Swedish band, the Cardigans had a number of good hits in the ninties. This is one of my favorites by the band. It is called Erase and Rewind.  

Giving You Alfred the Great of Saxon England

King Alfred the Great
Alfred was born in the years of around AD 848/849. His name 'Alfred' means Elf - counsel. His father was King AEthelwulf of Wessex meaning (Noble Wolf.) His mother was called Osburga Oslac and little is known about her, though she was believed to have died around the time of AD 856 when Alfred was about seven years of age. Alfred was the younger of five sons and one sister. He had more time to learn than his elder brothers and was a firm believer in Christianity at an early age.

There is a story of Osburge (Alfred's mother) teaching young Alfred to read and develop his knowledge. In this, young Alfred excelled. A Welsh scholar and Bishop named Asser wrote Alfred's biography in later life. He mentions that Osburg offered a book of English poems as a gift to any of her five sons that could remember the words off by heart. Alfred, the youngest, won the prize.

No one could suspect that young Alfred would become king because he had four elder brothers in line to the throne of Wessex. At the age of five, he went to Rome where he was confirmed by Pope Leo IV. He travelled on a pilgrimage with his father AEthelwulf of Wessex and stayed in the kingdom of Franks then ruled by Charles the Bald. All this at the age of around seven to eight. It is likely that a career in the church was ordained for him. While upon the pilgrimage, his father AEthelwulf, was deposed from the throne by his elder son AEthelbald. This was done because King AEthelwulf re-married after Osburga's death. The new bride was a thirteen-year-old Frankish princess called Judith. She had royal relations that might threaten the second son AEthelbald's succession to the throne of Wessex.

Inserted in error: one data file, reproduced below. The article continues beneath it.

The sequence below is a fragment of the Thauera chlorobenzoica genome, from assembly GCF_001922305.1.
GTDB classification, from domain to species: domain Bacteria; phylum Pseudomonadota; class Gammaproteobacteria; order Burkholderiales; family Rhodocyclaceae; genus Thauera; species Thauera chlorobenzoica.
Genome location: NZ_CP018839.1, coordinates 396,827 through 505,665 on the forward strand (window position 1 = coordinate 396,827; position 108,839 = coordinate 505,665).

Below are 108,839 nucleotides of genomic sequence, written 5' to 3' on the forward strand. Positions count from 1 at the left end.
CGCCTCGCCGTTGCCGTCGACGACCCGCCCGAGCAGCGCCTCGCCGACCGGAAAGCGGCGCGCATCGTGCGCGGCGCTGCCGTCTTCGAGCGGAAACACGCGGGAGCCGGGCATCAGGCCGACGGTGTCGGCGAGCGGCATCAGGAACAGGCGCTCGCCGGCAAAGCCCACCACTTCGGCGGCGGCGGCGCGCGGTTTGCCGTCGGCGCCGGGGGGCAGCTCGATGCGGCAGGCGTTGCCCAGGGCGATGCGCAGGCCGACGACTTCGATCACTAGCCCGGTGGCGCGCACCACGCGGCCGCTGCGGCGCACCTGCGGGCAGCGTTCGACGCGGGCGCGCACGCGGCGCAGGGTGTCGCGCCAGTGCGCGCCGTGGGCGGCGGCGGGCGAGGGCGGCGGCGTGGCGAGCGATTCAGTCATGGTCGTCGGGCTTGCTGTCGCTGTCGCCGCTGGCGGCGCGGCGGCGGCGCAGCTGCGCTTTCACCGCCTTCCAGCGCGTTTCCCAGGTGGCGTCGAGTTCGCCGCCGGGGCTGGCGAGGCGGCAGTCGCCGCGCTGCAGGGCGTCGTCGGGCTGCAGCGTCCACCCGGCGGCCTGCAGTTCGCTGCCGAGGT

AEthelwulf had to hurriedly return and a council was called to prevent civil war. It was agreed that the son AEthelbald would continue to rule the western shires of the realm, while the old king AEthelwulf ruled the East. In the year of AD 858, AEthelwulf died and his third son AEthelbert ruled the area of today's Kent, while AEthelbald remained ruler of Wessex. (Incidentally, the older son AEthelstan had died in AD 851.) This situation of the second and third brothers remained for two years and not a great deal is known about AEthelbald's short reign of Wessex except that he married his father's widow Judith. 

Asser, the Welsh scholar, does not seem to write favourably of (second son) King AEthelbald because he deposed his father and then married the widow. AEthalbald died in AD 860 after just two and a half years of reign. Young Alfred was eleven or twelve at this time and very much in the shadows of the West Saxon court.

AEthelbert (third son) who ruled the eastern shire of Kent, became the new king of Wessex. He amalgamated the West Saxons and Jutish people of Kent under one realm and his reign of the united kingdoms of Wessex and Kent lasted until 865 when King AEthelbert also died. During this time, the whole island of Britain was constantly being raided by Vikings from Norway and Denmark. The kingdom of Wessex was always under threat from the expanding Vikings colonisers. The land of today's England was divided into four kingdoms. The fist, Northumbria had been torn apart by civil wars and the Danes had been able to fill the power vacuum bringing the Northumbrian lands under Viking Dane control. The second, East Anglia had seen its Anglo-Saxon King Edmund executed by the Danes after defeat in battle. This land was now ruled by Danish Vikings too. The third kingdom, Mercia was ruled by an Anglo-Saxon king and so too was the fourth kingdom, Wessex, where Alfred's family had been ruling.